There are three basic types of characterisation in use:
Full Area Measurement
Here the entire solar cell or large fraction wafer is measured giving one data point per wafer. The measurements are typically fast enough for inline characterisation on every wafer going through a produciton line and the data produced is suitable for statistical process control (SPC). an example of full area measurement is an IED test at the end of solar cell processing, the measurement of a parameter such as reflectivity on part of a wafer, or a lifetime test using a coil based sensor. The disadvantage of full area measurements is that it does not reveal area related problems such as poor printing on part of a wafer.
mapping techniques rely on point by point measurements to scan across a wafer surface. They may provide a great deal of accuracy about each point on the wafer and reveal defects such as grain boundaries or other imperfections. The drawback of mapping techniques is the time taken to cover an entire wafer. For example if a measurement takes 0.1 seconds and a resolution of 100 µm is required for a 1500x1500 array of data points then the time to map an entire wafer will be 62 hours. The long sample times usually makes wafer mapping unsuitable for in-line characterization. An example of wafer mapping is an LBIC system where a laser is scanned across the surface of the wafer and the current is read out of each data point. due to the times required for two-dimensional images mapping techniques are often simplified by using line scans.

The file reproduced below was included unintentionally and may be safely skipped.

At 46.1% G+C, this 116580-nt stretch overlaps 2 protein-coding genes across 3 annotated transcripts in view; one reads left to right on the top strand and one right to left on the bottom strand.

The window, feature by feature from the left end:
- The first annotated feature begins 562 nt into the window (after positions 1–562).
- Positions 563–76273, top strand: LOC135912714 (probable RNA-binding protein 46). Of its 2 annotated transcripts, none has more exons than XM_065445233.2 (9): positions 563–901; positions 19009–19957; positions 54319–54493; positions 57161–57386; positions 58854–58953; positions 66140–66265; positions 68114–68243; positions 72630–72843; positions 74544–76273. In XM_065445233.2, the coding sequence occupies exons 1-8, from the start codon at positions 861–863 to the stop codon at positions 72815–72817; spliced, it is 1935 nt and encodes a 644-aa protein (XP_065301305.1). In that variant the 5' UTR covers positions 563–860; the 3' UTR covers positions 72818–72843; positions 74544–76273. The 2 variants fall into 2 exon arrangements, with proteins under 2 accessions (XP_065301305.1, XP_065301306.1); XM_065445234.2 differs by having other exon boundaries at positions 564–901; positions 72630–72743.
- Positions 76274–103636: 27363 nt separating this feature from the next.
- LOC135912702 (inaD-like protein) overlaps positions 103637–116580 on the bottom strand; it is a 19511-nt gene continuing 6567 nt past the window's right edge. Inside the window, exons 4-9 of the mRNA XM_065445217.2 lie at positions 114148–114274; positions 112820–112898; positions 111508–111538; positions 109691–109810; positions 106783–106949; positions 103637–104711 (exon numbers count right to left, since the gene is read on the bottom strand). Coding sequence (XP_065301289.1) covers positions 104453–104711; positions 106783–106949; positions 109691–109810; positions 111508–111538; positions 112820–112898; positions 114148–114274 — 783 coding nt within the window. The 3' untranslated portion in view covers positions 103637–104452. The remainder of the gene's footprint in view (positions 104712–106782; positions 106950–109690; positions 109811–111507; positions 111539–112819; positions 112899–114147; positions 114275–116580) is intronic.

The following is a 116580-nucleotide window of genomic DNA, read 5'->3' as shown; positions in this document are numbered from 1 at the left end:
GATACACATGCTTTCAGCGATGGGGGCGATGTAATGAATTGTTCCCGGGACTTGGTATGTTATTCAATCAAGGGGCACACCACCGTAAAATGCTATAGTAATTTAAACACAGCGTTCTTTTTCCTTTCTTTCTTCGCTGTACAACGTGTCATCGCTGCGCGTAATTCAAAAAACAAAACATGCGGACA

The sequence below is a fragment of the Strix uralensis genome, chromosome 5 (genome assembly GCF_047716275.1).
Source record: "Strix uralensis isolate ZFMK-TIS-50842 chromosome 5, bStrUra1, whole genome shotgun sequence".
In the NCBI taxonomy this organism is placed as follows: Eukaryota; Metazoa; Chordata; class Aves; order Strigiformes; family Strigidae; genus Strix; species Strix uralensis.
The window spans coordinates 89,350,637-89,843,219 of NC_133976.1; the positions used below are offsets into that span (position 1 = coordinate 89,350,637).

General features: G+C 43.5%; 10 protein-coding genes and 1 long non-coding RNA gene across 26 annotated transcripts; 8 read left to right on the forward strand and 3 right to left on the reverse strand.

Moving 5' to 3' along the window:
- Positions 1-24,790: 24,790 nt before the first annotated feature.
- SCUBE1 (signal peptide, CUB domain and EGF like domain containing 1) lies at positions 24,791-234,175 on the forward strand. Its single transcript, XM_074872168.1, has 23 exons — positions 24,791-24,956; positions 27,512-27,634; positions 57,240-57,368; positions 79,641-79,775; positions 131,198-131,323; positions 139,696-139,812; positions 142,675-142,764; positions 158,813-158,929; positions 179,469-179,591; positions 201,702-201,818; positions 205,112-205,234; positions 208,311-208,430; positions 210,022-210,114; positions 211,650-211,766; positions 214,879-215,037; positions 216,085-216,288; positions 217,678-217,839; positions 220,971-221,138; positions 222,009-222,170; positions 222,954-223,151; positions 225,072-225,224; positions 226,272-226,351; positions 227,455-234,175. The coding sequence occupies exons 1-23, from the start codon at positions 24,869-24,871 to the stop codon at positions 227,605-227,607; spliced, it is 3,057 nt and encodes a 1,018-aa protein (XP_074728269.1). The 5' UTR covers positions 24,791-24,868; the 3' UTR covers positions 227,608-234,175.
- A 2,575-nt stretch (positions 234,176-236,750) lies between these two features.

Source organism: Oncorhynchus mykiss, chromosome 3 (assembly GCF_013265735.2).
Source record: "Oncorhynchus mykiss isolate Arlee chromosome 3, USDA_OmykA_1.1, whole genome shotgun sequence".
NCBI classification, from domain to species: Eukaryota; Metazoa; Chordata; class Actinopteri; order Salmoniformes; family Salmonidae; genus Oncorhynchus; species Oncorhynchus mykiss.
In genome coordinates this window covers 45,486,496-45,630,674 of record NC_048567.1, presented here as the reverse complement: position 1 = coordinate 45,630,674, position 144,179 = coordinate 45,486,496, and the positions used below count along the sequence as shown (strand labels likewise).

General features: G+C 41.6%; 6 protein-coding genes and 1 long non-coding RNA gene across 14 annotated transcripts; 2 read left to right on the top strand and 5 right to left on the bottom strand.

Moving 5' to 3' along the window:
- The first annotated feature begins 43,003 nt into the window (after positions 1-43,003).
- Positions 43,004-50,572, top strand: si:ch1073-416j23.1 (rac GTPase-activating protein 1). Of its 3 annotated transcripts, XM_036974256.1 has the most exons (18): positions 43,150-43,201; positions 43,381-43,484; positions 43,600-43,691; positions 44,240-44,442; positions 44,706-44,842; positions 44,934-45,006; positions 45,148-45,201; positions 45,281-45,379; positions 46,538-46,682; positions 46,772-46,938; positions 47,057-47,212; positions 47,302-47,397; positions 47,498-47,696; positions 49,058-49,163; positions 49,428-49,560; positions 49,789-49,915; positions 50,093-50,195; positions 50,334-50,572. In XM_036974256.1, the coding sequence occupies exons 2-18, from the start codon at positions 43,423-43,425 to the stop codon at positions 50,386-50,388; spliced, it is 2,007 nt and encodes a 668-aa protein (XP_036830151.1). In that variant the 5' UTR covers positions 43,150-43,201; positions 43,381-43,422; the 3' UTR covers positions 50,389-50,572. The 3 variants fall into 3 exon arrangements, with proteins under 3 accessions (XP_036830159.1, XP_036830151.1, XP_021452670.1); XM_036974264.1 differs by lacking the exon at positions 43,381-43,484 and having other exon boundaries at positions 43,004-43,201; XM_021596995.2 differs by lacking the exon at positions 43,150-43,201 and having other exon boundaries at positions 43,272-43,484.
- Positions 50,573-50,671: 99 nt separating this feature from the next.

Imaging away for is somewhat similar to taking a photograph the measurement technique uses a sensor array to sample multiple points simultaneously. the advantage of imaging techniques is that large arrays of data points can be taken in quite small short periods of time. The disadvantage is the cost of the sensors. The role of imaging techniques is increasing due to the appearance of low cost silicon CCD cameras similar to those used in digital cameras.
The first section discusses the electrical measurement of solar cells with the three basic techniques:
- Illuminated IV, where the cell is illuminated at one sun and basic cell parameters measured
- Dark IV, where the cell is in the dark and the cell IV characteristic traced
- Jsc Voc where the Voc and Isc are recorded at different illumination levels
These three techniques have numerous names and technical variations.